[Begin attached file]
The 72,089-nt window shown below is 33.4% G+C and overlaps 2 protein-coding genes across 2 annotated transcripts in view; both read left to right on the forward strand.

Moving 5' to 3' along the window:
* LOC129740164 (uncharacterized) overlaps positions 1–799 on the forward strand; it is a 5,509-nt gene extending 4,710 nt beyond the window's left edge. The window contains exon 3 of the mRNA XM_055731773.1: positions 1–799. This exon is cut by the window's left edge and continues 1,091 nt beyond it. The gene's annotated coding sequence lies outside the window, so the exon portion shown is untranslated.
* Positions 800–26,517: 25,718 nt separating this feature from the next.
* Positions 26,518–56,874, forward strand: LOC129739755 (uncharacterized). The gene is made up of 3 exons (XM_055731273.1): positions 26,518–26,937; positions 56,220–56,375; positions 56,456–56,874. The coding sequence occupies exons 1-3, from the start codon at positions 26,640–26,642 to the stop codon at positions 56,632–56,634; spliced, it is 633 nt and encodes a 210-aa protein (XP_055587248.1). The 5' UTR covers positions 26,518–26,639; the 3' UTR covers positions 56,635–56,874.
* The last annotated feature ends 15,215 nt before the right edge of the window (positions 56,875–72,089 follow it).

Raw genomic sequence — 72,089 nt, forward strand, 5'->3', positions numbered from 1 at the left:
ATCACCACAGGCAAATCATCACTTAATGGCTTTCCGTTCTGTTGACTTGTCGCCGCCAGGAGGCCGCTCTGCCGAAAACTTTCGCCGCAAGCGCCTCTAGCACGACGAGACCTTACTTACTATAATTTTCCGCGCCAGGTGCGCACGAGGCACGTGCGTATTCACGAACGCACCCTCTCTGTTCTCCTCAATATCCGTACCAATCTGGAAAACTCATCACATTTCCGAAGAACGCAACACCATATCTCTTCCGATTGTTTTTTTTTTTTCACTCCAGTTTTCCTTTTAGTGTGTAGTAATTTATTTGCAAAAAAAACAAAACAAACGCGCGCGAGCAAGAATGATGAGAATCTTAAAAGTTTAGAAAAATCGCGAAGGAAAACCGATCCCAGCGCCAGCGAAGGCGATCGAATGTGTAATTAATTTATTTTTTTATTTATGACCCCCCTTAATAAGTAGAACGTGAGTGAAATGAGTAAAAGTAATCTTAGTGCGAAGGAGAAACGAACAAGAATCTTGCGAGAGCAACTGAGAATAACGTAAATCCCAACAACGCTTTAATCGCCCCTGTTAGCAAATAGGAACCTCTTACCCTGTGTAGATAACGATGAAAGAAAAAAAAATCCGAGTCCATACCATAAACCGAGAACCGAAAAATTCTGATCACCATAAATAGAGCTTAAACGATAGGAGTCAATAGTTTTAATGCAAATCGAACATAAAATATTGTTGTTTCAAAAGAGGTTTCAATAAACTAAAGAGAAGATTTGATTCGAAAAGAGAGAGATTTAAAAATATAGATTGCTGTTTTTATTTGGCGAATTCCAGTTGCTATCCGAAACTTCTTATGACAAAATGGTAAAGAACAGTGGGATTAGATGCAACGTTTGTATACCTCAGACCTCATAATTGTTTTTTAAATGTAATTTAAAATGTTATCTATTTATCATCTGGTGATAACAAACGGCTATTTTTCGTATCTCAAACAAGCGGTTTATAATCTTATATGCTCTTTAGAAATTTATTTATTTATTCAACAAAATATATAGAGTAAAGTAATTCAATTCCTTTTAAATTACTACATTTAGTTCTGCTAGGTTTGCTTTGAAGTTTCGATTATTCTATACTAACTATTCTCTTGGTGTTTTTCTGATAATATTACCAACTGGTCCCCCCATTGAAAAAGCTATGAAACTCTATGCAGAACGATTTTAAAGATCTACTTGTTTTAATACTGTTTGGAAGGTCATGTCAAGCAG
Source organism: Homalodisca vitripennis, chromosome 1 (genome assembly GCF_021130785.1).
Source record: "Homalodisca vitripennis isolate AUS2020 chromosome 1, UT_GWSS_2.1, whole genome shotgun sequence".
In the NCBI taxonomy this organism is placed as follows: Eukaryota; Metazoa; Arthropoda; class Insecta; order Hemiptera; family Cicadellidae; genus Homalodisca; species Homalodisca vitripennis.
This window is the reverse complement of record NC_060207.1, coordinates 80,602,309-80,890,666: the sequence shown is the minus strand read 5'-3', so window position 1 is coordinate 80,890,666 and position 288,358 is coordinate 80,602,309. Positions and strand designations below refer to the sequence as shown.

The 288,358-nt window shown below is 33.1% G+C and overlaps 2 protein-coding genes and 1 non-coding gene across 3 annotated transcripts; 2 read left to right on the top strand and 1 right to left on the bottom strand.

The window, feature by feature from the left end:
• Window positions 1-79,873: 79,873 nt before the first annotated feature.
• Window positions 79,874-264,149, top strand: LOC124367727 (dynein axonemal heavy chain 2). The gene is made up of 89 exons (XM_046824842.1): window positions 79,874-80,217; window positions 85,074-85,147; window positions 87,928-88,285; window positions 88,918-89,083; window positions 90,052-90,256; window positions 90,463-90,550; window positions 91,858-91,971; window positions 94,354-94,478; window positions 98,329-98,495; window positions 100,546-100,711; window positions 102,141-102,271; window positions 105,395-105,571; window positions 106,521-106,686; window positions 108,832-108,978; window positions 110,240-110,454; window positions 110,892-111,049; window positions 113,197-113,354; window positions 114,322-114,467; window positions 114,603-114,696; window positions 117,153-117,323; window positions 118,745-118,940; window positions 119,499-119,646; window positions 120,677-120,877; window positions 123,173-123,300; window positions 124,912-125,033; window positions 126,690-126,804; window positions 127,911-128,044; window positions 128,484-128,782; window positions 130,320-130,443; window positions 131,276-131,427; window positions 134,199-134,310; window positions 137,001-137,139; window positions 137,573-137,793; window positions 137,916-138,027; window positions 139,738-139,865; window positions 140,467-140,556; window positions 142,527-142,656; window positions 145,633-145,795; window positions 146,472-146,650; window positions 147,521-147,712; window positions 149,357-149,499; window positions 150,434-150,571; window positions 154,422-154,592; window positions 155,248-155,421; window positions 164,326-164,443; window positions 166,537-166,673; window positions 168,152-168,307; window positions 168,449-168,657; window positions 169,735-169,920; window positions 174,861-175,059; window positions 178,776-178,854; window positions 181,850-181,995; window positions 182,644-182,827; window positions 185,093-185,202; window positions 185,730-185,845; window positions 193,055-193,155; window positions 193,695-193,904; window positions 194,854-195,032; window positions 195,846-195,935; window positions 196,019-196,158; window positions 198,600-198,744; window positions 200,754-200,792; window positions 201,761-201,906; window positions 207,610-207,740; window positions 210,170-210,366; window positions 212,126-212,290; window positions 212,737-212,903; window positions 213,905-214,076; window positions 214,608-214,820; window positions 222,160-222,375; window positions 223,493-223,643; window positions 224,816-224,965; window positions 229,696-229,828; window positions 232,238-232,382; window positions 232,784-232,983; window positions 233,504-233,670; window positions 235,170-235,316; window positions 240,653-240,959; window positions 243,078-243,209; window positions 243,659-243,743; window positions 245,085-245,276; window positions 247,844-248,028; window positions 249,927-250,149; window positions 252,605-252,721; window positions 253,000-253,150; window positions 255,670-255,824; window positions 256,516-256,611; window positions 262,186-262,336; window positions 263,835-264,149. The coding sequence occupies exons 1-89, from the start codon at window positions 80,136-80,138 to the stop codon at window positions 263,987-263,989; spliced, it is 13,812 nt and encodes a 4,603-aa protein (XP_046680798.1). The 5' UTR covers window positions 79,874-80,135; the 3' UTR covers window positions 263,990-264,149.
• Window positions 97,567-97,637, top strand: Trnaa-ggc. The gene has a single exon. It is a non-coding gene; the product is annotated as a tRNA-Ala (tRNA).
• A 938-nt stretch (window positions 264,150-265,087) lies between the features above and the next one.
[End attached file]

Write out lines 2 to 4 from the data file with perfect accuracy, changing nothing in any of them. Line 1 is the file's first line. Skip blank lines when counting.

Moving 5' to 3' along the window:
* LOC129740164 (uncharacterized) overlaps positions 1–799 on the forward strand; it is a 5,509-nt gene extending 4,710 nt beyond the window's left edge. The window contains exon 3 of the mRNA XM_055731773.1: positions 1–799. This exon is cut by the window's left edge and continues 1,091 nt beyond it. The gene's annotated coding sequence lies outside the window, so the exon portion shown is untranslated.
* Positions 800–26,517: 25,718 nt separating this feature from the next.